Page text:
Ida Noddack bigraphy, stories - German scientist

Ida Noddack : biography

25 February 1896 - 24 September 1978

Ida Noddack (25 February 1896 – 29 October 1978), née Ida Tacke, was a German chemist and physicist. She was the first to mention the idea of nuclear fission in 1934. With her husband Walter Noddack she discovered element 75, rhenium. She was nominated three times for the Nobel Prize in Chemistry.

Nobel nominations

Ida Noddack was nominated three times for the Nobel Prize in Chemistry, once by Walter Nernst and K. L. Wagner for 1933; both Noddacks were nominated by W. J. Müller for 1935 and by A. Skrabal for 1937.

Background

Ida Noddack was born in Wesel, Lackhausen.

She was one of the first women in Germany to study chemistry. She attained a doctorate in 1919 at the Technical University of Berlin "On higher aliphatic fatty acid anhydrides" and worked afterwards in the field, becoming the first woman to hold a professional chemist's position in the chemical industry in Germany.

Nuclear fission

Noddack correctly criticized Enrico Fermi's chemical proofs in his 1934 neutron bombardment experiments, from which he postulated that transuranic elements might have been produced, and which was widely accepted for a few years. Her paper, "On Element 93" suggested a number of possibilities, centering around Fermi's failure to chemically eliminate all lighter than uranium elements in his proofs, rather than only down to lead. The paper is considered historically significant today not simply because she correctly pointed out the flaw in Fermi's chemical proof but because she suggested the possibility that "it is conceivable that the nucleus breaks up into several large fragments, which would of course be isotopes of known elements but would not be neighbors of the irradiated element." In so doing she presaged what would become known a few years later as nuclear fission. However Noddack offered no experimental proof or theoretical basis for this possibility, which defied the understanding at the time. The paper was generally ignored.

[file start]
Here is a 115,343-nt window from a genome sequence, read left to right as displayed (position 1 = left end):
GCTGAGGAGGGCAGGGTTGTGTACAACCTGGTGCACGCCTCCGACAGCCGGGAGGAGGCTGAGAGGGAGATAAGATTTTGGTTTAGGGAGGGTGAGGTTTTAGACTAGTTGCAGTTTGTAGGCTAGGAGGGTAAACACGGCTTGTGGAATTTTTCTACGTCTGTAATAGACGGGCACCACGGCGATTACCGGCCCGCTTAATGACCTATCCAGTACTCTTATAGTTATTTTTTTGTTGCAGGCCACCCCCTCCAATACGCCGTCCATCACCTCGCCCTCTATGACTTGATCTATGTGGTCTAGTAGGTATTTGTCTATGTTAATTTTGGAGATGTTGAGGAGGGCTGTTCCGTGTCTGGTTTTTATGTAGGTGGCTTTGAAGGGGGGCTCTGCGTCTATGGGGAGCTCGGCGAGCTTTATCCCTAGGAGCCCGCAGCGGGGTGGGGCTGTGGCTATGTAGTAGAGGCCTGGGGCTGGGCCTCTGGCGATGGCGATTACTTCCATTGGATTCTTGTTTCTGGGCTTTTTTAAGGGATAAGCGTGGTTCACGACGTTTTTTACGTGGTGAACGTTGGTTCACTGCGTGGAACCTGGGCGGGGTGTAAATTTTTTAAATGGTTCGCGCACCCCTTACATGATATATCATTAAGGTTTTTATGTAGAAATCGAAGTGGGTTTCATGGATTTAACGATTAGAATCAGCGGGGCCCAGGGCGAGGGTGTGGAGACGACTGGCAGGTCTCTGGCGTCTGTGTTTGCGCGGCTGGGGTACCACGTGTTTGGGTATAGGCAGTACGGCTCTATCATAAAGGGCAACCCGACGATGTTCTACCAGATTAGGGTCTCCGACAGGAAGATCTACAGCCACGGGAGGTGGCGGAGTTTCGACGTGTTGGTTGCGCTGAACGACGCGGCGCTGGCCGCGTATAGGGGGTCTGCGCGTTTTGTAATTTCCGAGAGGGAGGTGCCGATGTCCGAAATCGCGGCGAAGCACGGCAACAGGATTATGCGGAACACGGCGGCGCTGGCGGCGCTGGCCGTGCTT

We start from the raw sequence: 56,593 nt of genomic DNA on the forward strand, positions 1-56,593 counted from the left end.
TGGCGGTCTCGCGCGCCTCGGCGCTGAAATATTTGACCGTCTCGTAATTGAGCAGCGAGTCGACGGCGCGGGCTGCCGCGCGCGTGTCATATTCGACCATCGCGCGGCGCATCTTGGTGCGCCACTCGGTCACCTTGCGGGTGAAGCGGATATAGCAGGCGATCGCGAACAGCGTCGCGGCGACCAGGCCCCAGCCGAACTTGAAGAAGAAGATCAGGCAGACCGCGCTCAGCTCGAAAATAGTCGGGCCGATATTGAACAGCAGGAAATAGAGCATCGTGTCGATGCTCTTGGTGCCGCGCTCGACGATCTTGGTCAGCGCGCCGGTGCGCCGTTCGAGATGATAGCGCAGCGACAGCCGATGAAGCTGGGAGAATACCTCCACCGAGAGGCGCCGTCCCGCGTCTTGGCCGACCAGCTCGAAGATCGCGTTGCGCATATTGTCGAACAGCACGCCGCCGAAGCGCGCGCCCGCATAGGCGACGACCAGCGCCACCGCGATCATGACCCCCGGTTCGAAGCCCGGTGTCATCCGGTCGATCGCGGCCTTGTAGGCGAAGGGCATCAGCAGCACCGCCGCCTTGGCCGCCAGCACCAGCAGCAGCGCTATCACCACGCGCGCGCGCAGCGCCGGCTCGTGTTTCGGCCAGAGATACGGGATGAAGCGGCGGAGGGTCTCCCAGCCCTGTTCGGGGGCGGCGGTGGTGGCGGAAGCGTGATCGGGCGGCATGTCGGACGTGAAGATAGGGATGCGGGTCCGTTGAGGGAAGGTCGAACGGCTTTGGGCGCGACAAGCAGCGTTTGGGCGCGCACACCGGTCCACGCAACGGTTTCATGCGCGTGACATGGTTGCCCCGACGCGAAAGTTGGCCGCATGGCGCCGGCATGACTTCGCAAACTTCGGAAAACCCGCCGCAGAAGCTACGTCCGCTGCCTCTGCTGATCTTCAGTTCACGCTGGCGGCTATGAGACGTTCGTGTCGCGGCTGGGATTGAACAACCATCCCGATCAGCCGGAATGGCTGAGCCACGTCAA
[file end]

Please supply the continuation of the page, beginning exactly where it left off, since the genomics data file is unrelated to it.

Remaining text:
Later experiments along a similar line to Fermi's, by Irène Joliot-Curie, and Pavle Savić in 1938 raised what they called "interpretational difficulties" when the supposed transuranics exhibited the properties of rare earths rather than those of adjacent elements. Ultimately on December 17, 1938, Otto Hahn and Fritz Strassmann provided chemical proof that the previously presumed transuranic elements were isotopes of barium, and Hahn wrote these exciting results to his exiled colleague Lise Meitner, explaining the process as a 'bursting' of the uranium nucleus into lighter elements. It remained for Meitner who had been forced to flee Germany in July 1938 and her exiled nephew Otto Frisch utilizing Fritz Kalckar and Niels Bohr's liquid drop hypothesis (first proposed by George Gamow in 1935) to provide a first theoretical model and mathematical proof of what Frisch named nuclear fission (he coined this term). (Frisch also experimentally verified the fission reaction by means of a cloud chamber, confirming the energy release). Translation in American Journal of Physics, January 1964, p. 9-15


Element discovery priority

Noddack and her husband looked for the then still unknown elements 43 and 75 at the Physikalisch-Technische Reichsanstalt. In 1925, they published a paper (Zwei neue Elemente der Mangangruppe, Chemischer Teil) claiming to have done so, and called the new elements Rhenium and Masurium. Only the discovery of rhenium was confirmed. They were unable to isolate element 43 and their results were not reproducible. Their choice of the term masurium was also considered unacceptably nationalistic and may have contributed to a poor reputation amongst scientists of the day.

Artificially produced element 43 was definitively isolated in 1937 by Emilio Segrè and Carlo Perrier from a discarded piece of molybdenum foil from a cyclotron which had undergone beta decay. It was eventually named technetium due to its artificial source. No isotope of technetium has a half-life longer than 4.2 million years and was presumed to have disappeared on earth in as a naturally occurring element. In 1961 minute amounts of technetium in pitchblende produced from spontaneous 238U fission were discovered by B. T. Kenna and P. K. Kuroda.

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Living octopus

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